Then she saw a guy she’d had a one night stand with talking to a biology professor she’d had. Ditching them she went up the stairwell to the second floor to take refuge with some art books.

On the second floor, as she left the art section, she ran into a man she’d been in love with. He was glad to see her. He was glad to tell her that he was getting married – to somebody else.  He asked her if she still had the cat. She thought he thought she was an idiot. She lied and said she had a boyfriend and great job prospects. Someone she really liked had dumped her the week before. She’d been fired from a job she’d held for a week. It didn’t matter. He’d cheated on her anyway. Being young and miserable with no prospects is no fun even when you don’t feel bad about telling lies.

Feeling numb she looked at college catalogs, made notes about graduate school requirements then go up to walk and distract herself. It was time to look up poisons or just sit down and die and turn into a mummy that someone would find in 50 years or so behind a stack of books nobody ever read.

In the deep darkness of the ancient basement stacks she accidentally tripped and fell into the arms of a young man. It wasn’t that kind of fall into your arms. It was more of the kind of “I noticed you were looking up poisons,” kind of falling to his arms. He noticed in a big way. Poisons were not the kind of things pretty girls, or anyone not doing medical research or writing crime novels usually looked up. She said she was writing a story. He knew she was telling a lie but he let it pass.

She had iced herbal tea with him in an earthy crunchy little coffee shop and they talked about all sorts of things. His name was Val, yes, that Val, my brother. His friend Alonzo joined them.

That was 32 years ago. She still remembered the purple skirt and white lace top she was wearing. On her feet were gray flats. Val was wearing jeans and a black tee. Alonzo wore a red vest and a white button down shirt. His dark hair curled around his ears. It was weird how she remembered the details. She clicked with Val and Alonzo. They didn’t judge her. But they were not like the predators she’d met who wanted to lure her into schemes and religions and cults and plans that she didn’t want to be part of.

They became friends and she became one of them – one of us. A Vampire.

I know it sounds weird but she tells such a glum story. Bronagh is the funniest Vampire I’ve ever met. Yes, we have a sense of humor. You can’t live as long as we do and not.

Bronagh thinks about things too much – old things, things that happened, the guy in the library, the guy who dumped her, people who had been to her, a friend who died when they were young. But then not really, not lately. She used to sometimes wonder what life might have been like had she not become a Vampire.

Becoming a Vampire wasn’t what solved her problems. Having some support and encouragement and sheer tenacity is what got her out of her gloom. Long story. Hard work. Creative thinking. Love. Humor. She shrugs it off.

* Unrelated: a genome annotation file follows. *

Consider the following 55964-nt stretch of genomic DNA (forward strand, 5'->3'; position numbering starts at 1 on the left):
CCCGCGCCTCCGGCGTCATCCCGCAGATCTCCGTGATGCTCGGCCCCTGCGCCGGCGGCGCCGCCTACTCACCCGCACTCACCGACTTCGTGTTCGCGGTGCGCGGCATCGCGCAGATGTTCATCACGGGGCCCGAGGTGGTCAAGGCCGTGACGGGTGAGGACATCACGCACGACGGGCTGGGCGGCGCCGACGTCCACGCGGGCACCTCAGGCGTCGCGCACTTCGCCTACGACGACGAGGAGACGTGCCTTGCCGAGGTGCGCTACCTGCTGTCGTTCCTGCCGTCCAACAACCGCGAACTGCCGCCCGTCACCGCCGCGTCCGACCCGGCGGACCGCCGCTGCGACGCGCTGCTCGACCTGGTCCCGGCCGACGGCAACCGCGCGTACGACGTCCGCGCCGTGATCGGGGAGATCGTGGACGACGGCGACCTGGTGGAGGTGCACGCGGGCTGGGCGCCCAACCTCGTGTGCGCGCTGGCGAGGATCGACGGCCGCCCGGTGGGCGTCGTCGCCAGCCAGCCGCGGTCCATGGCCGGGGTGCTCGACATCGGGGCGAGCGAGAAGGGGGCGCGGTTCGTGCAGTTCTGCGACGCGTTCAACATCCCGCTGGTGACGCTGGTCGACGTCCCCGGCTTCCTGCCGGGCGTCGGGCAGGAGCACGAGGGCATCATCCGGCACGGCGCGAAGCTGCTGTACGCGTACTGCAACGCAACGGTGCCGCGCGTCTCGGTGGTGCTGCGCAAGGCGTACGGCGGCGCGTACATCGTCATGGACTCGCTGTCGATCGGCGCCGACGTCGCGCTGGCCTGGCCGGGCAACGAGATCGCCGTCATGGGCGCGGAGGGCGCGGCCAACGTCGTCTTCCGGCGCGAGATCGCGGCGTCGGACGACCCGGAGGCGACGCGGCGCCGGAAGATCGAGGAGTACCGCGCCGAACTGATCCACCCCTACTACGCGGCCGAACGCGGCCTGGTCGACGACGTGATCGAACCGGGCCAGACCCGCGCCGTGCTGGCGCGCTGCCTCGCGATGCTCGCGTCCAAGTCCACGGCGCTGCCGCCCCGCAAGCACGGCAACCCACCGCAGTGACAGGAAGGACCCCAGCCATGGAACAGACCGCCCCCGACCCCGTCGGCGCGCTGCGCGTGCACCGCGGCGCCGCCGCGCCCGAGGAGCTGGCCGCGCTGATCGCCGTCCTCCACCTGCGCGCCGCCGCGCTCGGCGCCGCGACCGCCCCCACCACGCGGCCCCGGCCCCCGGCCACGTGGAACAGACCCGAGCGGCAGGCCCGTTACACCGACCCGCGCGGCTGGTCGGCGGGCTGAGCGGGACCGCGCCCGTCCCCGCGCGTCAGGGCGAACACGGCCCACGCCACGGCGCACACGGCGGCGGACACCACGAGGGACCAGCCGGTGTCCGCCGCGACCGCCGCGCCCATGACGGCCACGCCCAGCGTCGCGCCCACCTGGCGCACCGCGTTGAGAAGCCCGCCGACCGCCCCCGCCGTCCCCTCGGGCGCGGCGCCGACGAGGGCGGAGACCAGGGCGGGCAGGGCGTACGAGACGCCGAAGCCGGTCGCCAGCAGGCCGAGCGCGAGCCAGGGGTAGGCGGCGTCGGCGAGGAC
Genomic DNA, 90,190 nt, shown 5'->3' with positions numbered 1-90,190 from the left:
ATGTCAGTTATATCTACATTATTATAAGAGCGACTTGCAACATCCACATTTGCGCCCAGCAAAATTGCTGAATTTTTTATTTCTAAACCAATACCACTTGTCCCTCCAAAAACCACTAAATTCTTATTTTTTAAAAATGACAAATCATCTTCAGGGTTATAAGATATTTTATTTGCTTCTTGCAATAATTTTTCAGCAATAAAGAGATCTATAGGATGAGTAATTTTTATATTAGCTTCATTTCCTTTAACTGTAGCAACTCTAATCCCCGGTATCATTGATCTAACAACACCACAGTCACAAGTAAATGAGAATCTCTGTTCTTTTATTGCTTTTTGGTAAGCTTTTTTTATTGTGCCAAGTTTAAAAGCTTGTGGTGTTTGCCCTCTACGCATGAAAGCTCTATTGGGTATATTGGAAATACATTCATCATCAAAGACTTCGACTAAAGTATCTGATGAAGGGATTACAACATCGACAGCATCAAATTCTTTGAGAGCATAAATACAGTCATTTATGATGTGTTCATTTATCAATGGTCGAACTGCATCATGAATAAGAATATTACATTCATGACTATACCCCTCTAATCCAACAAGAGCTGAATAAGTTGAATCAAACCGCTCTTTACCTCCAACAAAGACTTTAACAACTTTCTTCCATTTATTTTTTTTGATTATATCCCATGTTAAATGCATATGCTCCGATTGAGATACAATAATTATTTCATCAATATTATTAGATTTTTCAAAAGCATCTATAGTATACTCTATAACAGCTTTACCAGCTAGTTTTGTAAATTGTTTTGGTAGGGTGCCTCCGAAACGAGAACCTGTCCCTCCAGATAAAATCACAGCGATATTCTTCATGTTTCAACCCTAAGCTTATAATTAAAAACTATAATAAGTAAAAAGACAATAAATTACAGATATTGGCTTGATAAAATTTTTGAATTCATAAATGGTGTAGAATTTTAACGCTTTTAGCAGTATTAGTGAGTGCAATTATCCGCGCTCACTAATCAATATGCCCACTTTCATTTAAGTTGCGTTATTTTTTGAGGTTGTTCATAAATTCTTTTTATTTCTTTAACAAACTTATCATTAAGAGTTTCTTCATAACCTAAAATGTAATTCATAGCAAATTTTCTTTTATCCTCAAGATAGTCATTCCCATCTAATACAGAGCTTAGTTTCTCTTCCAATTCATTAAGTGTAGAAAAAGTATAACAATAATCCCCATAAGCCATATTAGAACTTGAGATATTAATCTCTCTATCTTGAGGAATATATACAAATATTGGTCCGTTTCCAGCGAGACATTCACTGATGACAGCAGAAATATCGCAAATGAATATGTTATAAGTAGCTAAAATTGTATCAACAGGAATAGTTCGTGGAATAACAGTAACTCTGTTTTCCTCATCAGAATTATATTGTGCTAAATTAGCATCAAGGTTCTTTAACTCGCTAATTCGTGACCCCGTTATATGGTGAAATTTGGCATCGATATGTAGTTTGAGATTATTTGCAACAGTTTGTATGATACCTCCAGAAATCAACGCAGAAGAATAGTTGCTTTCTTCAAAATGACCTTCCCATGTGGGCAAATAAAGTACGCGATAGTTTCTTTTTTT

She’ll laugh and talk about how handsome Alonzo is but that she married him for his sense of humor. She’ll tell you about how he proposed to her while they walked under the stars on a windy beach. She won’t tell you about the times she was so unhappy and lost. Those dark times were such a small portion of everything but still, it makes a mark.

Alonzo had a past so full of nightmares that he was glad to become a Vampire and live in a world of calm control and find some measure of peace. I’m just glad to have them in my life. Maybe I’ll talk Alonzo into telling me a few stories.

Halloween is almost here and all kinds of ghosts are coming out of the woodwork. Let’s just keep most of them tucked away. We don’t need to deal with them or let them bother us.

Alonzo just shrugs and laughs off anything from his past. Bronagh does the same for the most part. They’re just like any other couple, only they’re Vampires. They believe that what they is due to divine intervention and it happened for a reason. Maybe. Maybe not. I’d like to think it was meant to be. OK it was meant to be.

And the odd thing about this story is that the old one-eyed tabby cat Toulouse is still alive at 39 years old. Of course, cats aren’t supposed to live that long but sometimes, well, all Vampires know that there are things we’ll never be able to explain.

~ Juliette aka Vampire Maman

Romance Under An October Moon

I watch my husband Teddy move about the room and think he could be right off of the cover of one of those sexy Vampire books… only a lot hotter. Or I suppose colder if you’re a Vampire.

My own personal history is somewhat off limits and wide open (I’m blogging aren’t I.) But this is about a full moon in October and the love of my life. Sometimes we forget as parents that we had a life before the kids came along.

I have known Teddy forever, at least my forever. From the day I was born he was always there, then he wasn’t there, and over the years we were like two ships that passed in the night.

It was October 16, 1959 when we saw each other at a party at my Uncle Rob’s house in Santa Barbara. It was a perfect night under a full moon with the first nips of fall in the air. A perfect night for Vampires.

Teddy was there in a beautiful black suit. His silk tie was a geometric pattern of reds and gold. Every head in the room turned to look at my handsome friend. A few days before he’d come up from Los Angeles where he’d had business dealings, and I’m sure plenty of pleasure. Back then could outshine any of the old Hollywood stars day or night. He still can.

I wore a red satin wiggle dress to the party. My hair was pale blonde at the time and pulled back into a fashionable elegant twist. I think of myself now always in jeans and sweaters and remember the progression of fashion from hoops and corsets, wiggle dresses and garter belts, mini skirts and tights to my current collection of little A-line dresses, pencil skirts and crisp white shirts, well, and lots of jeans and tees.